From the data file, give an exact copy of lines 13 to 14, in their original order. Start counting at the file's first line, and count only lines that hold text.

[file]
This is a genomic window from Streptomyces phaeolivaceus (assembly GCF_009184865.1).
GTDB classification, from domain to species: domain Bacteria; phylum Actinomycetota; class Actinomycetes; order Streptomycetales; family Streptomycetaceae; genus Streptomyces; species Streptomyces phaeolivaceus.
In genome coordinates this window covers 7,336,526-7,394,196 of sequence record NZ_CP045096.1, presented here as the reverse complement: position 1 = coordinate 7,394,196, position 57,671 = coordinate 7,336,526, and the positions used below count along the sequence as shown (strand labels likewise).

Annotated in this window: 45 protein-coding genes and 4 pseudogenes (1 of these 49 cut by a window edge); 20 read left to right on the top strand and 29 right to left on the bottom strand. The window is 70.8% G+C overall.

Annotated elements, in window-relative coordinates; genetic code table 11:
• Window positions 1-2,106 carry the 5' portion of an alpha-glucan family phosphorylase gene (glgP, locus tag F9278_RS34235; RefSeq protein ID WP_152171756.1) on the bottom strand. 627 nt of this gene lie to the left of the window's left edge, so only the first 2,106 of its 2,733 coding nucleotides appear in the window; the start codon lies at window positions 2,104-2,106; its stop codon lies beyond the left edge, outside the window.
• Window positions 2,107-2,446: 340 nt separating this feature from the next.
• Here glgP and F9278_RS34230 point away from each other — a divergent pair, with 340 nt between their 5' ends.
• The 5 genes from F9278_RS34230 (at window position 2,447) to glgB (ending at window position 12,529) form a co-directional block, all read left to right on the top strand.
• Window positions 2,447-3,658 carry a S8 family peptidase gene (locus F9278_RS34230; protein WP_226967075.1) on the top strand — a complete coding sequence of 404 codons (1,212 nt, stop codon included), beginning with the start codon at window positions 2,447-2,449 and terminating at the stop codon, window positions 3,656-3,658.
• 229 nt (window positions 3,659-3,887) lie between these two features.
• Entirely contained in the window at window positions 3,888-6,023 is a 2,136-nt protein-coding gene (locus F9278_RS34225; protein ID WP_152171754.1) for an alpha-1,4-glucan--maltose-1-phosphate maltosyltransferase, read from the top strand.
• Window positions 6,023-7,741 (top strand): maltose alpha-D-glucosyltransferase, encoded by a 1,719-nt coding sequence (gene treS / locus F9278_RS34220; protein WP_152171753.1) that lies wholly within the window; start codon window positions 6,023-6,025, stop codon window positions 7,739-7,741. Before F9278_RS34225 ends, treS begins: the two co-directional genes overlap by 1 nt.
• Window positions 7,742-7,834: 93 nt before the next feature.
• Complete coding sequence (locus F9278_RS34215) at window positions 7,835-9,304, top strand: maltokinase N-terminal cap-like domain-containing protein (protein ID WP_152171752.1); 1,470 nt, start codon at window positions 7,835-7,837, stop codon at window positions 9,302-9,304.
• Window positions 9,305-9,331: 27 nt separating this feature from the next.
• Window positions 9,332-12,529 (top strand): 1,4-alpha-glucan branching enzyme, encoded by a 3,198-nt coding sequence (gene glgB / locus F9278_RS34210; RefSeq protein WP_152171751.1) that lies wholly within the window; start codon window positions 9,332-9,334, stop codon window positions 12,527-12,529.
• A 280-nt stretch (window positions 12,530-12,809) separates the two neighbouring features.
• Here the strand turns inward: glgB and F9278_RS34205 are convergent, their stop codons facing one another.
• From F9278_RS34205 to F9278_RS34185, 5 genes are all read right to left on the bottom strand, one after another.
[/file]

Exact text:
• Window positions 6,023-7,741 (top strand): maltose alpha-D-glucosyltransferase, encoded by a 1,719-nt coding sequence (gene treS / locus F9278_RS34220; protein WP_152171753.1) that lies wholly within the window; start codon window positions 6,023-6,025, stop codon window positions 7,739-7,741. Before F9278_RS34225 ends, treS begins: the two co-directional genes overlap by 1 nt.
• Window positions 7,742-7,834: 93 nt before the next feature.